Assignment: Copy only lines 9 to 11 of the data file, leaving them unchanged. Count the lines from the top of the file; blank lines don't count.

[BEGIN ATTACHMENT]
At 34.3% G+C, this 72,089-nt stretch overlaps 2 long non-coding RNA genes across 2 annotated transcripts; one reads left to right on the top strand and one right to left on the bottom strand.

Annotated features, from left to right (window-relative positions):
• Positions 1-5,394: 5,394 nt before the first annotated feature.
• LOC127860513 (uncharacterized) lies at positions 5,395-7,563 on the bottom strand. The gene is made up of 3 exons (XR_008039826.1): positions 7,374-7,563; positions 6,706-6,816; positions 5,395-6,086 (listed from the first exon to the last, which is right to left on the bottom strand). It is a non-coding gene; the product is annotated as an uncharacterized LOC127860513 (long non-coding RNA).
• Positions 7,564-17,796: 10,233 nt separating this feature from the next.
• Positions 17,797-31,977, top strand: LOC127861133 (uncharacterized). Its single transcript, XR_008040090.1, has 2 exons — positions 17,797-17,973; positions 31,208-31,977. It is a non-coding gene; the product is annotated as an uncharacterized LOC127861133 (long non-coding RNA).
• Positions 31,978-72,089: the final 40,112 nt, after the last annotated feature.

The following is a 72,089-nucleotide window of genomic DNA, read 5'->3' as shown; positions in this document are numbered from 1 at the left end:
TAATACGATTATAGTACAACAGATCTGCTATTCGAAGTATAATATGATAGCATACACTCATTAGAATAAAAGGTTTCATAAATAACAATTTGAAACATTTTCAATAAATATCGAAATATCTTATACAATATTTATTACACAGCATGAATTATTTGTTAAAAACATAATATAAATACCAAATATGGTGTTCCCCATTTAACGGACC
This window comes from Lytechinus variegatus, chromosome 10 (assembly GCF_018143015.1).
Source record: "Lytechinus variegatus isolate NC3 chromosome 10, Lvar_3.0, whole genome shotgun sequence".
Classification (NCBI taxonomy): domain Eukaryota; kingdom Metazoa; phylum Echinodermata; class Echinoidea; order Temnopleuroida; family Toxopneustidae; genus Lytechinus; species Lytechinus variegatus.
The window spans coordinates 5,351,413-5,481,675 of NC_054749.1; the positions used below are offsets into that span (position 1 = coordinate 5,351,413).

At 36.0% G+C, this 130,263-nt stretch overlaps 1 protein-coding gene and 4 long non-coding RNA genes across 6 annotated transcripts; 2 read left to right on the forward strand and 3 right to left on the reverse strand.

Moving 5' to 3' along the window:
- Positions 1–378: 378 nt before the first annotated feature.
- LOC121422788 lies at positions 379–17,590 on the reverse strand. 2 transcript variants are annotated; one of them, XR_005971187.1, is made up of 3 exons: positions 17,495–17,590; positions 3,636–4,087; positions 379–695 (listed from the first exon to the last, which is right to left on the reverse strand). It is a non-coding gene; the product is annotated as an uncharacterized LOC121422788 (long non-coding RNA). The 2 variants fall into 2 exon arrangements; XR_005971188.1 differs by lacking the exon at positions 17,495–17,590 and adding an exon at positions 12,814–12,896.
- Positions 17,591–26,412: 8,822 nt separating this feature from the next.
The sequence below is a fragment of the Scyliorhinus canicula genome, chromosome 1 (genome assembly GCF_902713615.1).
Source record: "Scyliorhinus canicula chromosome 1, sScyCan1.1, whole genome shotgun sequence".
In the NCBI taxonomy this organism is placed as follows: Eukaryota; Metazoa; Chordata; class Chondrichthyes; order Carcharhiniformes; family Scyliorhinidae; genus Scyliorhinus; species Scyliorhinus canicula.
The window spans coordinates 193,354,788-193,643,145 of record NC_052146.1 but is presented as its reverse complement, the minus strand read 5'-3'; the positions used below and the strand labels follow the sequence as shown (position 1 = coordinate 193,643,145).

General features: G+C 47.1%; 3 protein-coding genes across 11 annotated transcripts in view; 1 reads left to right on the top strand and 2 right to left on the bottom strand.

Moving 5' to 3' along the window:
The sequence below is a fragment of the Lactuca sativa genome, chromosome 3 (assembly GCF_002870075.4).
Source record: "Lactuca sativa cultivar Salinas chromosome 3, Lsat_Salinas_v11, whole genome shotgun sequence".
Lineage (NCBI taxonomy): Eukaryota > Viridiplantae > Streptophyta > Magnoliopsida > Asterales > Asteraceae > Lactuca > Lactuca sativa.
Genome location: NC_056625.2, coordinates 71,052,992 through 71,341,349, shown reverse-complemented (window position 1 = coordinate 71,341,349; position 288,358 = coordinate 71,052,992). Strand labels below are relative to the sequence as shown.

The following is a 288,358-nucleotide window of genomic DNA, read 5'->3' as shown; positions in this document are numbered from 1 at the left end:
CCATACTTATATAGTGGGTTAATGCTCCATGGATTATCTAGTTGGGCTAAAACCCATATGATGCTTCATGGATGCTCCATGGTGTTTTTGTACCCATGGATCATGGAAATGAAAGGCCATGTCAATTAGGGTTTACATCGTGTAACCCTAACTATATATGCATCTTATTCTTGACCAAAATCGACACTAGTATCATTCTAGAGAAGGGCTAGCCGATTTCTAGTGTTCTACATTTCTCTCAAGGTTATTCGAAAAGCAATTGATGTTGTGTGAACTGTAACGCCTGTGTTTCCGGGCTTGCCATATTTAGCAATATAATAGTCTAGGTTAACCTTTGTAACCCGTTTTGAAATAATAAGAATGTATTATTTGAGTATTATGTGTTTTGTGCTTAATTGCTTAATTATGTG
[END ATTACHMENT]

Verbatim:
TAATACGATTATAGTACAACAGATCTGCTATTCGAAGTATAATATGATAGCATACACTCATTAGAATAAAAGGTTTCATAAATAACAATTTGAAACATTTTCAATAAATATCGAAATATCTTATACAATATTTATTACACAGCATGAATTATTTGTTAAAAACATAATATAAATACCAAATATGGTGTTCCCCATTTAACGGACC
This window comes from Lytechinus variegatus, chromosome 10 (assembly GCF_018143015.1).
Source record: "Lytechinus variegatus isolate NC3 chromosome 10, Lvar_3.0, whole genome shotgun sequence".